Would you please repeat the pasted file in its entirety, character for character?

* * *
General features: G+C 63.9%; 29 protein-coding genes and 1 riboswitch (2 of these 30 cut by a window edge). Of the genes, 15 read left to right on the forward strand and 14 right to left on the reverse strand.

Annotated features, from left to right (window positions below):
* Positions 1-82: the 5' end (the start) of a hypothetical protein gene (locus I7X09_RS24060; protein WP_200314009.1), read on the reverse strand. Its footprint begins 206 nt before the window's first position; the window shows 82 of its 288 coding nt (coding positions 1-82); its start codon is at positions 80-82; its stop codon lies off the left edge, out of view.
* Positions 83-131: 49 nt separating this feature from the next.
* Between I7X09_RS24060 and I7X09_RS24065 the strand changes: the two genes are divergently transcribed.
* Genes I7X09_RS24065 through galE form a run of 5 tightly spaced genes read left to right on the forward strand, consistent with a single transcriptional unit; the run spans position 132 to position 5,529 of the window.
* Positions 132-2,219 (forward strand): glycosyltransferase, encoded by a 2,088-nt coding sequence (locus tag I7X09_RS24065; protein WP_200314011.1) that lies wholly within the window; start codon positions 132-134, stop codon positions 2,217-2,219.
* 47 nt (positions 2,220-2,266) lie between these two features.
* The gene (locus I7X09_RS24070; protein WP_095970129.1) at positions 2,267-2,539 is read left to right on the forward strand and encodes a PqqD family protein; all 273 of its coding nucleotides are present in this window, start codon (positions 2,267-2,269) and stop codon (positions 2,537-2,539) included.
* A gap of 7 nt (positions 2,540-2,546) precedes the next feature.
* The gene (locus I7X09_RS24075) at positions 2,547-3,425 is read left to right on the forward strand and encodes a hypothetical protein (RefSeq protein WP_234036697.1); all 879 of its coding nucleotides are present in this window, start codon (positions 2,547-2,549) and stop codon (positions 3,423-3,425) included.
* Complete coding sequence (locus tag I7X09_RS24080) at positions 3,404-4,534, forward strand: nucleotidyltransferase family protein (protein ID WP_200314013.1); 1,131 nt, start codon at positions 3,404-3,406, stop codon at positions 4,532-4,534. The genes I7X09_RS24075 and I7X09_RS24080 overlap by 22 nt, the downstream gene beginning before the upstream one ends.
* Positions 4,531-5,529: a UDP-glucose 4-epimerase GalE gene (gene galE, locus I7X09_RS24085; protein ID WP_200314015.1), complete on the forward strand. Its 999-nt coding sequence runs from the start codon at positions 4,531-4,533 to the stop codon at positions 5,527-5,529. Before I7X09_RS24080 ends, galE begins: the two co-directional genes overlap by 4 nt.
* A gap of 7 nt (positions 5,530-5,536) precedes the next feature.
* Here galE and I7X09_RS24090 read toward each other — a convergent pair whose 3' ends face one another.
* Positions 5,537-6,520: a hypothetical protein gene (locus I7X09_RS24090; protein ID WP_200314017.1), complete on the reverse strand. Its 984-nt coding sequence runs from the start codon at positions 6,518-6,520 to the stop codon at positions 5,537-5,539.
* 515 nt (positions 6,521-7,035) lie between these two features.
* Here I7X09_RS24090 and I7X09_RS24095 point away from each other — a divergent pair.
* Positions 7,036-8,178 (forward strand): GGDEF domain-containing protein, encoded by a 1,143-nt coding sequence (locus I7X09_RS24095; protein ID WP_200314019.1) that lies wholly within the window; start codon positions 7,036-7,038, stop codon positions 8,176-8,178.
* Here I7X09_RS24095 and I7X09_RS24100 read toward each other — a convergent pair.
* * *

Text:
General features: G+C 63.9%; 29 protein-coding genes and 1 riboswitch (2 of these 30 cut by a window edge). Of the genes, 15 read left to right on the forward strand and 14 right to left on the reverse strand.

Annotated features, from left to right (window positions below):
* Positions 1-82: the 5' end (the start) of a hypothetical protein gene (locus I7X09_RS24060; protein WP_200314009.1), read on the reverse strand. Its footprint begins 206 nt before the window's first position; the window shows 82 of its 288 coding nt (coding positions 1-82); its start codon is at positions 80-82; its stop codon lies off the left edge, out of view.
* Positions 83-131: 49 nt separating this feature from the next.
* Between I7X09_RS24060 and I7X09_RS24065 the strand changes: the two genes are divergently transcribed.
* Genes I7X09_RS24065 through galE form a run of 5 tightly spaced genes read left to right on the forward strand, consistent with a single transcriptional unit; the run spans position 132 to position 5,529 of the window.
* Positions 132-2,219 (forward strand): glycosyltransferase, encoded by a 2,088-nt coding sequence (locus tag I7X09_RS24065; protein WP_200314011.1) that lies wholly within the window; start codon positions 132-134, stop codon positions 2,217-2,219.
* 47 nt (positions 2,220-2,266) lie between these two features.
* The gene (locus I7X09_RS24070; protein WP_095970129.1) at positions 2,267-2,539 is read left to right on the forward strand and encodes a PqqD family protein; all 273 of its coding nucleotides are present in this window, start codon (positions 2,267-2,269) and stop codon (positions 2,537-2,539) included.
* A gap of 7 nt (positions 2,540-2,546) precedes the next feature.
* The gene (locus I7X09_RS24075) at positions 2,547-3,425 is read left to right on the forward strand and encodes a hypothetical protein (RefSeq protein WP_234036697.1); all 879 of its coding nucleotides are present in this window, start codon (positions 2,547-2,549) and stop codon (positions 3,423-3,425) included.
* Complete coding sequence (locus tag I7X09_RS24080) at positions 3,404-4,534, forward strand: nucleotidyltransferase family protein (protein ID WP_200314013.1); 1,131 nt, start codon at positions 3,404-3,406, stop codon at positions 4,532-4,534. The genes I7X09_RS24075 and I7X09_RS24080 overlap by 22 nt, the downstream gene beginning before the upstream one ends.
* Positions 4,531-5,529: a UDP-glucose 4-epimerase GalE gene (gene galE, locus I7X09_RS24085; protein ID WP_200314015.1), complete on the forward strand. Its 999-nt coding sequence runs from the start codon at positions 4,531-4,533 to the stop codon at positions 5,527-5,529. Before I7X09_RS24080 ends, galE begins: the two co-directional genes overlap by 4 nt.
* A gap of 7 nt (positions 5,530-5,536) precedes the next feature.
* Here galE and I7X09_RS24090 read toward each other — a convergent pair whose 3' ends face one another.
* Positions 5,537-6,520: a hypothetical protein gene (locus I7X09_RS24090; protein ID WP_200314017.1), complete on the reverse strand. Its 984-nt coding sequence runs from the start codon at positions 6,518-6,520 to the stop codon at positions 5,537-5,539.
* 515 nt (positions 6,521-7,035) lie between these two features.
* Here I7X09_RS24090 and I7X09_RS24095 point away from each other — a divergent pair.
* Positions 7,036-8,178 (forward strand): GGDEF domain-containing protein, encoded by a 1,143-nt coding sequence (locus I7X09_RS24095; protein ID WP_200314019.1) that lies wholly within the window; start codon positions 7,036-7,038, stop codon positions 8,176-8,178.
* Here I7X09_RS24095 and I7X09_RS24100 read toward each other — a convergent pair.